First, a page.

News & Views

Wrestle with Springback for AHSS Parts?

By Hyunok Kim on Thursday, September 23rd, 2010

Springback is a critical challenge of forming and welding sheet metal and plate for manufacturing applications in aerospace, automotive, energy, electronics, and heavy manufacturing industries. Springback can complicate material properties, stress-strain variables, part geometry, frictions with forming tools, etc. It is difficult to eliminate springback during cold forming processes, but it can be controlled by compensating for the resulting dimensional change.

There are numerous considerations for welding formed parts where springback is present. For example, clamping forces in tooling must be adequately addressed to ensure optimum joint fit-up for welding. Reliable prediction and practical compensation of springback forces are imperative to maximized weld quality and stabilize fabrication processes.

EWI recently conducted research on springback in forming advanced high-strength steels (AHSS). In this study, the effect of elastic modulus on springback was investigated using various forming tests and finite-element method (FEM) simulation codes. The variations of elastic modulus for dual phase (DP) 600 and DP 780 sheet steels were characterized by conducting cyclic loading-unloading tensile tests. The non-linear mathematical form of elastic modulus was determined and implemented in FEM simulations to predict springback. To understand the effects of material properties on springback, relatively simple part geometries such as V- and U-shaped bending tests were studied first, with more complex shapes, such as the curved flanging and S-rail stamping, studied subsequently.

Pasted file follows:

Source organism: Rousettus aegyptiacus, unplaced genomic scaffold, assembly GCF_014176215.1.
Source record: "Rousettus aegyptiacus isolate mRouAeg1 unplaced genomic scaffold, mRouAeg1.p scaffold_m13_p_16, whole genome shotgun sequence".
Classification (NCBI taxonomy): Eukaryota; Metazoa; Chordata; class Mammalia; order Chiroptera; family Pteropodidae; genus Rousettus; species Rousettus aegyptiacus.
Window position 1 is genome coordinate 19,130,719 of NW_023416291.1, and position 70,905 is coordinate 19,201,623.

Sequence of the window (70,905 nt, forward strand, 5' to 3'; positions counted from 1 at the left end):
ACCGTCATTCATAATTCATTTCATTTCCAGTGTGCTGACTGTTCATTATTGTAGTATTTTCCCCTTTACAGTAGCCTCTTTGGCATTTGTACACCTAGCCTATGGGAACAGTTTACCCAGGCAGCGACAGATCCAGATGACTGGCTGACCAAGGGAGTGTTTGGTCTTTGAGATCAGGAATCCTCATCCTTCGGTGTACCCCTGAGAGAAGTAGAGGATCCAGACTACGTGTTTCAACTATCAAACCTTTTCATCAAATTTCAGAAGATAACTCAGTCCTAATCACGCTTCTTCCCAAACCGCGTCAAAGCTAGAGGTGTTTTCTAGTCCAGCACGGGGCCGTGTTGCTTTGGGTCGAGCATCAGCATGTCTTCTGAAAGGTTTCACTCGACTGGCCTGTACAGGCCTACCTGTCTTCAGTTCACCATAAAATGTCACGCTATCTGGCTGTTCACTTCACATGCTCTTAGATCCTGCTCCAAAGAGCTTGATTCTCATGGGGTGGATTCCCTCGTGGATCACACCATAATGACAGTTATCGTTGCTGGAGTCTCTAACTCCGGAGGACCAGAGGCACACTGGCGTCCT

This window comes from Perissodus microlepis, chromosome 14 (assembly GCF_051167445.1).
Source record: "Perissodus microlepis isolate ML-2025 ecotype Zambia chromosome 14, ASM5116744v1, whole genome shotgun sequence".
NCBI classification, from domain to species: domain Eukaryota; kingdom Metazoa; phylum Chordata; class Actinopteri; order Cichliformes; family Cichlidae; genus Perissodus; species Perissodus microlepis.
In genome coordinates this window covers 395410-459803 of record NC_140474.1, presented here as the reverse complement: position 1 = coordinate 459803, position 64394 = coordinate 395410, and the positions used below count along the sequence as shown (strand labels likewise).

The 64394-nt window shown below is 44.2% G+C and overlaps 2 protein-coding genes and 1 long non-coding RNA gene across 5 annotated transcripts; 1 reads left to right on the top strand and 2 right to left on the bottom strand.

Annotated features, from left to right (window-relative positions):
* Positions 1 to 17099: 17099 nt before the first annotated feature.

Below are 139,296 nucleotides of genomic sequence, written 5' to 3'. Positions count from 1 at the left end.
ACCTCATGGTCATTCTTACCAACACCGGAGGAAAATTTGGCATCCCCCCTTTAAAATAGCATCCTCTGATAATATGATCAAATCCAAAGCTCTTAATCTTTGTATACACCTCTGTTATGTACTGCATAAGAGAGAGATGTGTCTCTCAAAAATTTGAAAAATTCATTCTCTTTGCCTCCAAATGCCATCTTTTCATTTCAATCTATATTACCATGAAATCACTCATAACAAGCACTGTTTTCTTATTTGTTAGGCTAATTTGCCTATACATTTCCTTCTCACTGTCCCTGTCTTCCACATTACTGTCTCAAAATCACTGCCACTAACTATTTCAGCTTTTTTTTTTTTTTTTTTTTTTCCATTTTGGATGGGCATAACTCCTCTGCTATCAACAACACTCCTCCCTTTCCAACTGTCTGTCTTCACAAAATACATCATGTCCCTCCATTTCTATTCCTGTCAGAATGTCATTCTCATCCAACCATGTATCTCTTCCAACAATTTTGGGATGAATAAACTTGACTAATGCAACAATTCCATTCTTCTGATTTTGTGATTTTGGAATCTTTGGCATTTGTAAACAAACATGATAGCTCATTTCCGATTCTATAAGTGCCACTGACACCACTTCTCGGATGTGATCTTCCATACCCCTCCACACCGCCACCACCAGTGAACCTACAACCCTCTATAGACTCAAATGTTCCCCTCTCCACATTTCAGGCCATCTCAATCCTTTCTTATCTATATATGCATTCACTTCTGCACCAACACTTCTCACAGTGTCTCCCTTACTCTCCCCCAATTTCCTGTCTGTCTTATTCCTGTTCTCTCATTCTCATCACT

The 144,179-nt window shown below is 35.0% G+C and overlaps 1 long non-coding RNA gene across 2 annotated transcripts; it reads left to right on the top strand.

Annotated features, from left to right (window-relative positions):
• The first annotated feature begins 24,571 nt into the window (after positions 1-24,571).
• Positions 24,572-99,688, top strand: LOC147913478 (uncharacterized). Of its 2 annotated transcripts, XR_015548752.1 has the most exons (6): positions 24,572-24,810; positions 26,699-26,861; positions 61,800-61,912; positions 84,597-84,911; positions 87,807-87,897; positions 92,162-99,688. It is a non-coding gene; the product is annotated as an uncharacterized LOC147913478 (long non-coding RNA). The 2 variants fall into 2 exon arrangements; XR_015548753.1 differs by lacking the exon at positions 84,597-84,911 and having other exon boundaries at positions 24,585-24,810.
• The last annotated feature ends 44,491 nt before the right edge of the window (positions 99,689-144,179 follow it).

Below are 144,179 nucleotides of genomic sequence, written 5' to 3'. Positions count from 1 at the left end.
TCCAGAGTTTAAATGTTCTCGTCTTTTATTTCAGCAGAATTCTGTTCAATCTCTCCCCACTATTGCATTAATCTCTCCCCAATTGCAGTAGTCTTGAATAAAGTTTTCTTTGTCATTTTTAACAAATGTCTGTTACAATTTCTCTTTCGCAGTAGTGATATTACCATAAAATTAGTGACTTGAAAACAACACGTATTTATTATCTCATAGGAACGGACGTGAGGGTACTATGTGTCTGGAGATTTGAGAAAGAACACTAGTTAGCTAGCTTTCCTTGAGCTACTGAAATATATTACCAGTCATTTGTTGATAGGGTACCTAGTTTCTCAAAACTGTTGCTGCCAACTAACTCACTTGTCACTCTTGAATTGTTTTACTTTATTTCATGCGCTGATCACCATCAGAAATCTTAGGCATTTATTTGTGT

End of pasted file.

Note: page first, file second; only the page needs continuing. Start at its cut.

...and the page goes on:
Modeling and Testing for Springback in Forming AHSS Parts

To obtain the accurate measurement data of springback, EWI utilized various advanced measurement methods, such as a high-resolution camera system with X-Y table and 3-D White Light Scanning, to measure the geometry of stamping parts. Two different commercial FEM codes, LS-DYNA and DEFORM-3D, were used in simulations of forming and springback for experiments. The shell-element model in LS-DYNA showed the better predictions of springback compared to the solid-element model in DEFORM-3D. The variable elastic modulus improved springback predictions with FEM in comparison with experiments.

For more information, please contact Dr. Hyunok Kim, Applications Engineer, Structural Integrity and Modeling. 614.688.5239

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